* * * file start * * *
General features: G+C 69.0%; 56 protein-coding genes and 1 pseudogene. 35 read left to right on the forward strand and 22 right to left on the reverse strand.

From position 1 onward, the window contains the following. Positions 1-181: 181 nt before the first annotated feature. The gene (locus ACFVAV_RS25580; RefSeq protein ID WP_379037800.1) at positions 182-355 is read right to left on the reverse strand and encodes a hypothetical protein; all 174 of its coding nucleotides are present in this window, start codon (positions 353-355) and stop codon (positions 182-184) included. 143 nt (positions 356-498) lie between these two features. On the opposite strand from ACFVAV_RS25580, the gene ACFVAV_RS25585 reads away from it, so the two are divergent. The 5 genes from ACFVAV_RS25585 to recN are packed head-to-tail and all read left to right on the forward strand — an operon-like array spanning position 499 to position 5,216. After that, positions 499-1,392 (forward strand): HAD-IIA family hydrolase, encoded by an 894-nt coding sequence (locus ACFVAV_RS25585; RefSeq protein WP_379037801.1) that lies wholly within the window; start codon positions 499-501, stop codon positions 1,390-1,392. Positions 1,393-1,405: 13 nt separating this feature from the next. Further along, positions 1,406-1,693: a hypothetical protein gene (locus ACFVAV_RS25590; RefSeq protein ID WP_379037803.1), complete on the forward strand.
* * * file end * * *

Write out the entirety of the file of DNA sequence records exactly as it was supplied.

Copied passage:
General features: G+C 69.0%; 56 protein-coding genes and 1 pseudogene. 35 read left to right on the forward strand and 22 right to left on the reverse strand.

From position 1 onward, the window contains the following. Positions 1-181: 181 nt before the first annotated feature. The gene (locus ACFVAV_RS25580; RefSeq protein ID WP_379037800.1) at positions 182-355 is read right to left on the reverse strand and encodes a hypothetical protein; all 174 of its coding nucleotides are present in this window, start codon (positions 353-355) and stop codon (positions 182-184) included. 143 nt (positions 356-498) lie between these two features. On the opposite strand from ACFVAV_RS25580, the gene ACFVAV_RS25585 reads away from it, so the two are divergent. The 5 genes from ACFVAV_RS25585 to recN are packed head-to-tail and all read left to right on the forward strand — an operon-like array spanning position 499 to position 5,216. After that, positions 499-1,392 (forward strand): HAD-IIA family hydrolase, encoded by an 894-nt coding sequence (locus ACFVAV_RS25585; RefSeq protein WP_379037801.1) that lies wholly within the window; start codon positions 499-501, stop codon positions 1,390-1,392. Positions 1,393-1,405: 13 nt separating this feature from the next. Further along, positions 1,406-1,693: a hypothetical protein gene (locus ACFVAV_RS25590; RefSeq protein ID WP_379037803.1), complete on the forward strand.